|Publication number||US5031808 A|
|Application number||US 07/496,356|
|Publication date||Jul 16, 1991|
|Filing date||Mar 20, 1990|
|Priority date||Mar 20, 1990|
|Publication number||07496356, 496356, US 5031808 A, US 5031808A, US-A-5031808, US5031808 A, US5031808A|
|Original Assignee||Plasticolor Molded Products, Inc.|
|Export Citation||BiBTeX, EndNote, RefMan|
|Patent Citations (11), Referenced by (14), Classifications (15), Legal Events (3)|
|External Links: USPTO, USPTO Assignment, Espacenet|
The present invention is directed to containers for receiving and retaining otherwise unsecured objects within a vehicle interior. The receptacle of the present invention is particularly suited for litter collection and for storage of loose items in automobile interiors when frequent repositioning, removal or disposal of the receptacle is desirable.
The overall trend in recent years to reduce automobile size has resulted in increased popularity of devices which maximize the utilization and convenience of the vehicle interior without interference with passenger comfort and safety. Further, heightened environmental consciousness of the general public has resulted in a greater tendency of many persons to avoid discarding litter from automobiles onto the roads and highways. These and other factors have created an increasing demand for vehicle receptacles within the passenger compartment which receive unsecured objects or litter and which are unobtrusive but convenient to use, easy to install and remove and, preferably, inexpensive and disposable.
Vehicle litter bags and caddies of the prior art are widely used today to receive and retain waste and litter or to store maps, coins and personal items. Such prior art devices typically employ a plastic pouch having a circular aperture in a rear wall for receiving a door handle or instrument panel knob. Among other deficiencies, such devices are inconveniently located, interfere with the normal operation of the control knob or other fixture to which they are attached, are frequently an obstacle to the normal entrance and exit from the vehicle, and are subject to disconnection and spilled contents during use and vehicle operation.
Therefore, a need exists for an inexpensive container which does not impede the normal operation of systems in the vehicle interior and is easily removable, disposable and conveniently and securely installed proximate virtually any occupant.
The present invention is directed to a storage receptacle which, when installed within a vehicle interior, solves all of the aforementioned deficiencies of the prior art in a mutually compatible fashion. The need for a removable receptacle which can be easily and securely installed is satisfied by providing a container having a supporting flap which forms a secure wedged engagement with the vehicle door interior when subjected to the tension of supporting a load within the container. The flap releases its engagement to the door interior when the receptacle and flap are lifted from the door. The receptacle is securely installed to the vehicle interior by the insertion of a flap, integrally formed to the container, into the window retraction slot of the vehicle door. The flap includes an area of increased thickness or rigidity which forms a substantially horizontal hinge line therein.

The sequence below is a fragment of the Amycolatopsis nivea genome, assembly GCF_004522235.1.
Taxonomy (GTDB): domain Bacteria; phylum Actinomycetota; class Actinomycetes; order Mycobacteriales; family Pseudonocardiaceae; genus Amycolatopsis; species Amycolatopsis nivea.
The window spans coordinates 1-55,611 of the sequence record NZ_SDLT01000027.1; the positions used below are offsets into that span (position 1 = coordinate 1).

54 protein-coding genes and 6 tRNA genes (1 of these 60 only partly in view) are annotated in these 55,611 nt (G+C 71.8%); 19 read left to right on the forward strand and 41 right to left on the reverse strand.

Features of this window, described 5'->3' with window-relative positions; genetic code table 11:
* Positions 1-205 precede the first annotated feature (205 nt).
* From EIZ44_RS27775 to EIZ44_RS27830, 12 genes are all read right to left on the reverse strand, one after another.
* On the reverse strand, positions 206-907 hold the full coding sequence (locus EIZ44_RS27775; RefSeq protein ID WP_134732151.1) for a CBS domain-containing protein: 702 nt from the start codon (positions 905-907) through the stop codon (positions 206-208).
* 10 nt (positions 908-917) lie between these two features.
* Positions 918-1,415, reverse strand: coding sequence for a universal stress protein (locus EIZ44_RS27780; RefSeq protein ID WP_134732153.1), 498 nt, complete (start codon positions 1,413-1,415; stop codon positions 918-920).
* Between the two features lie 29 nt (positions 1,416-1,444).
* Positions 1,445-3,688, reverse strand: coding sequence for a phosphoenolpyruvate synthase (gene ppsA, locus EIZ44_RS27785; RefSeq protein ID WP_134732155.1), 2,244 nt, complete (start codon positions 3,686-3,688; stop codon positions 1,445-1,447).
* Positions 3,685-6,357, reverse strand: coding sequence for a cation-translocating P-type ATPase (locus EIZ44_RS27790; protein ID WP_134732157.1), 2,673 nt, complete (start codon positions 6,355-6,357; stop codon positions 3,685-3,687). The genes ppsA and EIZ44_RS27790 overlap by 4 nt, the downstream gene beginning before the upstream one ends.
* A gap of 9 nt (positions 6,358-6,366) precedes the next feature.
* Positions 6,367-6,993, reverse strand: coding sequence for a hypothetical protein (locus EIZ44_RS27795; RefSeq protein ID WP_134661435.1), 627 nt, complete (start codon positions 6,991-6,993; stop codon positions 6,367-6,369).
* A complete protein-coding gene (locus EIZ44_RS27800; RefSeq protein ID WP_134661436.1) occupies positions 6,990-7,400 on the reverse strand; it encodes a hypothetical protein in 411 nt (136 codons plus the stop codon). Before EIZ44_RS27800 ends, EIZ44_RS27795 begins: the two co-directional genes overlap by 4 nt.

When positioned onto the vehicle door for supporting objects placed within the partially closed interior of the container, the hinge line of the flap engages the rubber insert mounted to the door proximate the window retraction slot. The forces applied to the flap from the supported load are transmitted through the flap toward the hinge line. Beyond the hinge line the tension is transmitted substantially across the upper flap surface thereby pulling that surface beyond the hinge line. Sufficient torque is thereby created to rotate the rigid flap portion upwardly until it engages a surface within the vehicle door thereby wedging the rigid flap portion within the door and so securing the entire receptacle to the vehicle door. The attachment of the flap with the rubber insert includes a degree of frictional engagement sufficient to resist movement of the container when the vehicle window is raised or lowered.
The foregoing and other objectives, features and advantages of the present invention will be more readily understood upon consideration of the following detailed description of the invention taken in conjunction with the accompanying drawings.
FIG. 1 is a perspective view of a preferred embodiment of the container of the present invention installed on an automobile door.
FIG. 2 is a perspective view of a preferred embodiment of the container of the present invention.
FIG. 3 is a rear elevational view of the embodiment of the present invention shown in FIG. 2.
FIG. 4 is a perspective view of an alternative embodiment of the container of the present invention installed on an automobile door.
FIG. 5 is a perspective view of another embodiment of the container of the present invention.
Referring to the drawings, wherein like numerals refer to the same elements, and in particular to FIGS. 1 and 2, a preferred embodiment of a container in accordance with the present invention, designated generally as 10, is shown installed onto the interior side of an automobile door 12. The container 10 preferably is constructed of a thin plastic sheet material such as 2 mil. polyethylene sheet. The container 10 may also be constructed of other suitable sheet materials, for example, a waxed paper.
The container 10 is shown in greater detail in FIGS. 2 and 3. It preferably is fabricated from a single plastic sheet 14 having a series of folds 15 and edges 16. The edges are overlapped during assembly and then heat sealed or otherwise joined together to form a front panel 18, rear panel 20, side panels 22 and bottom panel 24, all defining a partially closed interior 26. The side and bottom panels 22, 24 are pleated to form a gusset by creasing each panel by means of heat or pressure to form folds 28. Folds 15 are similarly formed. Alternatively, a direct connection between adjacent edges of panels 18, 20 can be substituted for bottom panel 24 and/or side panels 22, as illustrated in FIG. 4.